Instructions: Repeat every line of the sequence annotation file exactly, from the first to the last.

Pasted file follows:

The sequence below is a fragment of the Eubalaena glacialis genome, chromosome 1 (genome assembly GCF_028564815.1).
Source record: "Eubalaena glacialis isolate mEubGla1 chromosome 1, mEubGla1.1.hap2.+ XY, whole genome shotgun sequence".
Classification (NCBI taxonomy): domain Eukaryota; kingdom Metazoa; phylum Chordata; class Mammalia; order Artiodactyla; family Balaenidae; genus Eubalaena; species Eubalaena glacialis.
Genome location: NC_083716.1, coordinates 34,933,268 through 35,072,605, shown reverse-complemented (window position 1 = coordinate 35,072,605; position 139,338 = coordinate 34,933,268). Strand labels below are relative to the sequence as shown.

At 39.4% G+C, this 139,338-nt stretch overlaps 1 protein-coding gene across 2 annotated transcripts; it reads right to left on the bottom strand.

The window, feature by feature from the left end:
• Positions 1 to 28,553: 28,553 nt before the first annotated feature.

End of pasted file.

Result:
The sequence below is a fragment of the Eubalaena glacialis genome, chromosome 1 (genome assembly GCF_028564815.1).
Source record: "Eubalaena glacialis isolate mEubGla1 chromosome 1, mEubGla1.1.hap2.+ XY, whole genome shotgun sequence".
Classification (NCBI taxonomy): domain Eukaryota; kingdom Metazoa; phylum Chordata; class Mammalia; order Artiodactyla; family Balaenidae; genus Eubalaena; species Eubalaena glacialis.
Genome location: NC_083716.1, coordinates 34,933,268 through 35,072,605, shown reverse-complemented (window position 1 = coordinate 35,072,605; position 139,338 = coordinate 34,933,268). Strand labels below are relative to the sequence as shown.

At 39.4% G+C, this 139,338-nt stretch overlaps 1 protein-coding gene across 2 annotated transcripts; it reads right to left on the bottom strand.

The window, feature by feature from the left end:
• Positions 1 to 28,553: 28,553 nt before the first annotated feature.